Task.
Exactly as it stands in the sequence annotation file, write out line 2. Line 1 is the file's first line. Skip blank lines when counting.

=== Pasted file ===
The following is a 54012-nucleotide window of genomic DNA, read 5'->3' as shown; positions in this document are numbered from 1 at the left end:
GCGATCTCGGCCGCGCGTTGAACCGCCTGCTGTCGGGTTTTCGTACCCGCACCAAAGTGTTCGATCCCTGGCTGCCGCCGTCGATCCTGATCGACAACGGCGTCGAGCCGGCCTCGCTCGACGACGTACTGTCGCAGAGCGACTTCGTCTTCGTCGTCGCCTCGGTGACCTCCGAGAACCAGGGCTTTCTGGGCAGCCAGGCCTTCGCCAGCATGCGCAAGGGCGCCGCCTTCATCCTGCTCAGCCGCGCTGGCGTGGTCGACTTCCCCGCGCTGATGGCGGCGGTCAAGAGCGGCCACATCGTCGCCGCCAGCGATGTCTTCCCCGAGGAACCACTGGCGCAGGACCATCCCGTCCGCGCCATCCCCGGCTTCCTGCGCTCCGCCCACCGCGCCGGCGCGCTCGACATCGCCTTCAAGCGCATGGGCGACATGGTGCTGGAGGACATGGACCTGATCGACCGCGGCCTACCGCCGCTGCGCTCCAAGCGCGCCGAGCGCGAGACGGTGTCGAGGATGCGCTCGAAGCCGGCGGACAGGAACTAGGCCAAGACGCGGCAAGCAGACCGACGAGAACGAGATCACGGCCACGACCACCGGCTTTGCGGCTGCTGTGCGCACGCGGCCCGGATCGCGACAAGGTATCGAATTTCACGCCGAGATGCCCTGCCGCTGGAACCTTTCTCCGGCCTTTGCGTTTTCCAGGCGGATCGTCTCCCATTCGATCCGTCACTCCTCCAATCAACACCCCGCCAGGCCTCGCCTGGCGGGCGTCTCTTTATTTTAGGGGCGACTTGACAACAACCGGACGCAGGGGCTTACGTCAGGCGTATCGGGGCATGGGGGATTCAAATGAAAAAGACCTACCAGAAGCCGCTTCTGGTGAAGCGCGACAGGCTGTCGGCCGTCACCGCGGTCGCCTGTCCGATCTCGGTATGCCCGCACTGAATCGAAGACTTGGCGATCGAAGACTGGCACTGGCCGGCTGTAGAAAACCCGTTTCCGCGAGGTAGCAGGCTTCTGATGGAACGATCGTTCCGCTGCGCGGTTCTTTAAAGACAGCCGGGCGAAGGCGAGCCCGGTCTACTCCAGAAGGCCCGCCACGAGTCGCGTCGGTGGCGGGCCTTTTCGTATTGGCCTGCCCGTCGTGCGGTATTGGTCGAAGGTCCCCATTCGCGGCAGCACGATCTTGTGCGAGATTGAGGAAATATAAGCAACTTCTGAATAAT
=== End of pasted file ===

GCGATCTCGGCCGCGCGTTGAACCGCCTGCTGTCGGGTTTTCGTACCCGCACCAAAGTGTTCGATCCCTGGCTGCCGCCGTCGATCCTGATCGACAACGGCGTCGAGCCGGCCTCGCTCGACGACGTACTGTCGCAGAGCGACTTCGTCTTCGTCGTCGCCTCGGTGACCTCCGAGAACCAGGGCTTTCTGGGCAGCCAGGCCTTCGCCAGCATGCGCAAGGGCGCCGCCTTCATCCTGCTCAGCCGCGCTGGCGTGGTCGACTTCCCCGCGCTGATGGCGGCGGTCAAGAGCGGCCACATCGTCGCCGCCAGCGATGTCTTCCCCGAGGAACCACTGGCGCAGGACCATCCCGTCCGCGCCATCCCCGGCTTCCTGCGCTCCGCCCACCGCGCCGGCGCGCTCGACATCGCCTTCAAGCGCATGGGCGACATGGTGCTGGAGGACATGGACCTGATCGACCGCGGCCTACCGCCGCTGCGCTCCAAGCGCGCCGAGCGCGAGACGGTGTCGAGGATGCGCTCGAAGCCGGCGGACAGGAACTAGGCCAAGACGCGGCAAGCAGACCGACGAGAACGAGATCACGGCCACGACCACCGGCTTTGCGGCTGCTGTGCGCACGCGGCCCGGATCGCGACAAGGTATCGAATTTCACGCCGAGATGCCCTGCCGCTGGAACCTTTCTCCGGCCTTTGCGTTTTCCAGGCGGATCGTCTCCCATTCGATCCGTCACTCCTCCAATCAACACCCCGCCAGGCCTCGCCTGGCGGGCGTCTCTTTATTTTAGGGGCGACTTGACAACAACCGGACGCAGGGGCTTACGTCAGGCGTATCGGGGCATGGGGGATTCAAATGAAAAAGACCTACCAGAAGCCGCTTCTGGTGAAGCGCGACAGGCTGTCGGCCGTCACCGCGGTCGCCTGTCCGATCTCGGTATGCCCGCACTGAATCGAAGACTTGGCGATCGAAGACTGGCACTGGCCGGCTGTAGAAAACCCGTTTCCGCGAGGTAGCAGGCTTCTGATGGAACGATCGTTCCGCTGCGCGGTTCTTTAAAGACAGCCGGGCGAAGGCGAGCCCGGTCTACTCCAGAAGGCCCGCCACGAGTCGCGTCGGTGGCGGGCCTTTTCGTATTGGCCTGCCCGTCGTGCGGTATTGGTCGAAGGTCCCCATTCGCGGCAGCACGATCTTGTGCGAGATTGAGGAAATATAAGCAACTTCTGAATAAT